The Budget also recognised the growth in local digital gaming businesses, with a new Digital Games Tax Offset. From 1 July 2022, eligible game developers will be able to access a 30 per cent refundable tax offset for qualifying Australian games expenditure of up to $20 million a year.
The Government also plans to provide tax incentives for medical and biotechnology companies by introducing a new ‘patent box’ from 1 July 2022. Income from patents will be taxed at 17 per cent, rather than the normal 30 per cent corporate rate.
The financial rewards of optimism
If it wasn’t already clear, the past 12 months certainly cemented the fact that life has a habit of throwing us the occasional curveball. The reality is we all face challenges, however approaching life with a positive mindset can help us deal with any issues we may face and improve our lives in many ways.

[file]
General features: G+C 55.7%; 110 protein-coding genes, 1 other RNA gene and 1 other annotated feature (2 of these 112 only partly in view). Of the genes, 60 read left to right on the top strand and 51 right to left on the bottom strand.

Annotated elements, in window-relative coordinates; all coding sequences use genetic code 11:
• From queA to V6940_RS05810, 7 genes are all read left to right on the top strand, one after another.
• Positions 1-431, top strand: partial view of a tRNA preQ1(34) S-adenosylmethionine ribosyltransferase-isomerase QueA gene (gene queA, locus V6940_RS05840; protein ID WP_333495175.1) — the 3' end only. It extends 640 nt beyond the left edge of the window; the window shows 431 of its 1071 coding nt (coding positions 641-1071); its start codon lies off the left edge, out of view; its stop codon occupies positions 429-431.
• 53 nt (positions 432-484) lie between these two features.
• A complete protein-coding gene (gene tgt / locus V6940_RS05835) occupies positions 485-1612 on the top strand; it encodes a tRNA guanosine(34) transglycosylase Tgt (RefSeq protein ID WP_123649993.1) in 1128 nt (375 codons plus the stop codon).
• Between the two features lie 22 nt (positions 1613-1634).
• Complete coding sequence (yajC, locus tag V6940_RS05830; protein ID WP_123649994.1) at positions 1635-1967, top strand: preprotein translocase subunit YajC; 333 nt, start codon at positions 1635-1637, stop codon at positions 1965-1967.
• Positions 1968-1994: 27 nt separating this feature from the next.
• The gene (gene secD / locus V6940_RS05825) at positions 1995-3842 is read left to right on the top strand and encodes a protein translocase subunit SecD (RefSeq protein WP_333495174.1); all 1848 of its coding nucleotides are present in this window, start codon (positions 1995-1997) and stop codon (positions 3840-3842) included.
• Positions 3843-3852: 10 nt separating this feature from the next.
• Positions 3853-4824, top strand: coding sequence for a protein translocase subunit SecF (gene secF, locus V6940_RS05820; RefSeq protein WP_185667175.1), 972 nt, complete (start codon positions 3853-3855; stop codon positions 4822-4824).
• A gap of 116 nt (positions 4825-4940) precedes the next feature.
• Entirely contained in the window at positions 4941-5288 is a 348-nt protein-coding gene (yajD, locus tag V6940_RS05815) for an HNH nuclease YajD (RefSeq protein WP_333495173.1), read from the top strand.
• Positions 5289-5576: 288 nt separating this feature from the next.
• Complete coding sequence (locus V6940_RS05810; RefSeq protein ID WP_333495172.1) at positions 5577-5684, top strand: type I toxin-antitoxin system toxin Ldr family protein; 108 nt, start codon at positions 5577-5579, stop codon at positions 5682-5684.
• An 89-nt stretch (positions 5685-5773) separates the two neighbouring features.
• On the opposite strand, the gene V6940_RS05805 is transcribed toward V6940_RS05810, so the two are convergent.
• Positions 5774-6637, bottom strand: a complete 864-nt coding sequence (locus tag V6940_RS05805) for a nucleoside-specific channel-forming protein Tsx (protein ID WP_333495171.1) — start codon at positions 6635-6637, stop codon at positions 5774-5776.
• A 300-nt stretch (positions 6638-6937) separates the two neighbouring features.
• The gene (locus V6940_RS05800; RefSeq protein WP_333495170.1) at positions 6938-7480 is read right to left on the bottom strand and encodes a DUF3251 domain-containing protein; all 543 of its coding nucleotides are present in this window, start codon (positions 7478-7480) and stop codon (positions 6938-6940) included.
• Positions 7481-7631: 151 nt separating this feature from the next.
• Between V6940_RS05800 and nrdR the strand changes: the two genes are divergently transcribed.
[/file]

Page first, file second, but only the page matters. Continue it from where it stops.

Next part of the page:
Having a positive outlook not only improves our health and wellbeing, it can also have a meaningful and very positive impact on our finances.
How optimism can improve our finances
If you have a cautious or anxious approach to your finances, such as worrying you’ll never have enough money or being wary of spending, it will likely come as a surprise to hear that being optimistic can improve your financial situation.
A recent study connected the link between financial well-being and an optimistic mindset, finding that people who classify themselves as optimists enjoy 62 per cent fewer days of financial stress per year compared to pessimists.